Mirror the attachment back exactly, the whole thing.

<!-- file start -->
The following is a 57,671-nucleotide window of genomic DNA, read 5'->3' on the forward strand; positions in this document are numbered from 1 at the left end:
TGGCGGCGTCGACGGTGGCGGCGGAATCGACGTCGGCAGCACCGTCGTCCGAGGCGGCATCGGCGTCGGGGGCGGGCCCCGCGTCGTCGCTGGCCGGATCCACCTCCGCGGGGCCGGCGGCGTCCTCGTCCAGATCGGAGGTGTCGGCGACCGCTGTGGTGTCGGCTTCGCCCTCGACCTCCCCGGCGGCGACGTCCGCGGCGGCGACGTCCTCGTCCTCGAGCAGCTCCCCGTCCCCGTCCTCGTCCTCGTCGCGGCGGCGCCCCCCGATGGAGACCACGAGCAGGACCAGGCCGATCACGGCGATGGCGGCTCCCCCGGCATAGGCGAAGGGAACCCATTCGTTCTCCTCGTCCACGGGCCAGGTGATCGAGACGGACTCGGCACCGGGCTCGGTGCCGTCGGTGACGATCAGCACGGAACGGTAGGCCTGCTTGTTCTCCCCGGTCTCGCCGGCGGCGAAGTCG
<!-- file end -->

The following is a 57,671-nucleotide window of genomic DNA, read 5'->3' on the forward strand; positions in this document are numbered from 1 at the left end:
TGGCGGCGTCGACGGTGGCGGCGGAATCGACGTCGGCAGCACCGTCGTCCGAGGCGGCATCGGCGTCGGGGGCGGGCCCCGCGTCGTCGCTGGCCGGATCCACCTCCGCGGGGCCGGCGGCGTCCTCGTCCAGATCGGAGGTGTCGGCGACCGCTGTGGTGTCGGCTTCGCCCTCGACCTCCCCGGCGGCGACGTCCGCGGCGGCGACGTCCTCGTCCTCGAGCAGCTCCCCGTCCCCGTCCTCGTCCTCGTCGCGGCGGCGCCCCCCGATGGAGACCACGAGCAGGACCAGGCCGATCACGGCGATGGCGGCTCCCCCGGCATAGGCGAAGGGAACCCATTCGTTCTCCTCGTCCACGGGCCAGGTGATCGAGACGGACTCGGCACCGGGCTCGGTGCCGTCGGTGACGATCAGCACGGAACGGTAGGCCTGCTTGTTCTCCCCGGTCTCGCCGGCGGCGAAGTCG